Internet, public opinion shouldn’t erode legal system

Published 1:02 pm Friday, November 2, 2018

Our nation’s founding fathers knew what they were doing when they created a government and legal system built on the concept of “innocent until proven guilty.” However, if we — as a society — aren’t vigilant, this becomes “guilty until proven innocent and called lots of nasty things online either way.”

Wait for actual criminal charges? Pshaw. No need for those because rumors are almost the same thing, right? Seek a trial in a court of law? Come on. That is so 20th century! Someone does something you don’t like? Attack them personally in all sorts of ways that go far beyond the issue at hand.

Unfortunately, these extremes seem to capture the mentality of a small but vocal group of people today. Social media forums often become a virtual free-for-all.

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Thankfully, people like this are the exception, not the rule.

Most Americans still believe in the system our country was founded on, although not everyone understands how government and the media complement one another.

Some people have questions about how the newspaper decides whether or not to print someone’s name when they are connected to a crime. The answer is much simpler than many people think.

If someone is formally charged with a crime, his or her name will be printed in the newspaper. Until law enforcement formally does that, it will not be printed.

That’s it. The decision is really that simple in almost all situations.

It can be very frustrating to readers and the community when investigations drag on and on. Sometimes no charges ever materialize.

The decision to publish something is never influenced by who an individual accused is, or other factors tied to status. No one should receive special treatment and the citizens of Lincoln County deserve to know when anyone has been charged with a serious crime.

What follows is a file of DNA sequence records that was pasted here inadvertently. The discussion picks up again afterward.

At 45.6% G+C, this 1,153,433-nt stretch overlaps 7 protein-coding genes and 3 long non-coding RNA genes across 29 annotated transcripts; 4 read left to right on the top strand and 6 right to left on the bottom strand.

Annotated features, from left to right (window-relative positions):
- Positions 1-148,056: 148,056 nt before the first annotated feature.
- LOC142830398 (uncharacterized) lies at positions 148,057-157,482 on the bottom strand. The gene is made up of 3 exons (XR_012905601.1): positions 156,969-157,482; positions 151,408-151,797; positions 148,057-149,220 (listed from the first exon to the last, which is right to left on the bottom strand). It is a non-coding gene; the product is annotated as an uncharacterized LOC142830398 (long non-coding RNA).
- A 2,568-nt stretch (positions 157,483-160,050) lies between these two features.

But until charges are filed, no one should be publicly accused.

The other thing to remember is that “innocent until proven guilty” still applies after someone is arrested. It takes due process in a court of law to determine which of those two words apply.

Far too many people are convicted in the court of public opinion, where cowards hiding behind a keyboard or a shield of anonymity play judge, jury and virtual executioner with no oversight. The IJ allows comments on Facebook posts and its website but works very hard to monitor those to create a forum that sparks conversation and discussion instead of attacks.

Our newsroom is staffed with trained professionals who love the role they play in the community. They are here because they have a passion for what they do and take great pride in reporting the news quickly, accurately and fairly.

We work very hard to ensure the same rules apply to everyone. That has to be the case for a newspaper to truly serve its role as a community voice and watchdog.

I pursued a career in journalism because individuals like Bob Woodward and Carl Bernstein, who investigated the Watergate break-in for The Washington Post; Ida Tarbell, whose work to expose Standard Oil was the first investigative journalism; and the New York Times’ publishing of the Pentagon Papers that helped create the concept of open records and government transparency.

I may never reach these pinnacles of excellence, but I am proud to be a part of what I believe was once viewed as — and should still be today — one of the most honorable professions.

Simply put, The IJ still believes in the fundamentals of our legal system, that no one should be accused before they are charged or convicted before they have their day in court.

We also believe in the foundation of journalism — integrity, openness, fairness and accuracy. We aren’t perfect, but that doesn’t mean we will ever stop striving for that mountaintop.

Michael Caldwell is interim publisher of The Interior Journal. He can be reached at (859) 469-6452 or by email at